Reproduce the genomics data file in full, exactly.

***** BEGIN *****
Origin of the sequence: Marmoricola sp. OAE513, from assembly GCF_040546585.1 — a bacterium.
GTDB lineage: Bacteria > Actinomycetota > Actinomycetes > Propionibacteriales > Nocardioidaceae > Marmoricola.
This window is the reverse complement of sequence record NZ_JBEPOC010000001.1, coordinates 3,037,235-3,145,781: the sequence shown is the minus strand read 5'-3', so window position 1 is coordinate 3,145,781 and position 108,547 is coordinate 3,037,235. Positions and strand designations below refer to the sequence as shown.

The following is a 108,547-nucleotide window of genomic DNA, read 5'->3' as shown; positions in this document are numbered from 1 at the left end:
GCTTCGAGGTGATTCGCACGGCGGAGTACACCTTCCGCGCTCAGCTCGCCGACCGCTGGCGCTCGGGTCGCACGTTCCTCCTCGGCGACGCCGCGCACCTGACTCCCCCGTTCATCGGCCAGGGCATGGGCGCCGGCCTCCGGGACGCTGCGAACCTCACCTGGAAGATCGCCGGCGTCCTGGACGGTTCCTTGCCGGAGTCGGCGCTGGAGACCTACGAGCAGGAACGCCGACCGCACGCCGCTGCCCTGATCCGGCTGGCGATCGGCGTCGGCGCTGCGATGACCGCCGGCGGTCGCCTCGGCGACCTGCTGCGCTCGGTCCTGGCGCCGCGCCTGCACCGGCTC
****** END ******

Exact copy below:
Origin of the sequence: Marmoricola sp. OAE513, from assembly GCF_040546585.1 — a bacterium.
GTDB lineage: Bacteria > Actinomycetota > Actinomycetes > Propionibacteriales > Nocardioidaceae > Marmoricola.
This window is the reverse complement of sequence record NZ_JBEPOC010000001.1, coordinates 3,037,235-3,145,781: the sequence shown is the minus strand read 5'-3', so window position 1 is coordinate 3,145,781 and position 108,547 is coordinate 3,037,235. Positions and strand designations below refer to the sequence as shown.

The following is a 108,547-nucleotide window of genomic DNA, read 5'->3' as shown; positions in this document are numbered from 1 at the left end:
GCTTCGAGGTGATTCGCACGGCGGAGTACACCTTCCGCGCTCAGCTCGCCGACCGCTGGCGCTCGGGTCGCACGTTCCTCCTCGGCGACGCCGCGCACCTGACTCCCCCGTTCATCGGCCAGGGCATGGGCGCCGGCCTCCGGGACGCTGCGAACCTCACCTGGAAGATCGCCGGCGTCCTGGACGGTTCCTTGCCGGAGTCGGCGCTGGAGACCTACGAGCAGGAACGCCGACCGCACGCCGCTGCCCTGATCCGGCTGGCGATCGGCGTCGGCGCTGCGATGACCGCCGGCGGTCGCCTCGGCGACCTGCTGCGCTCGGTCCTGGCGCCGCGCCTGCACCGGCTC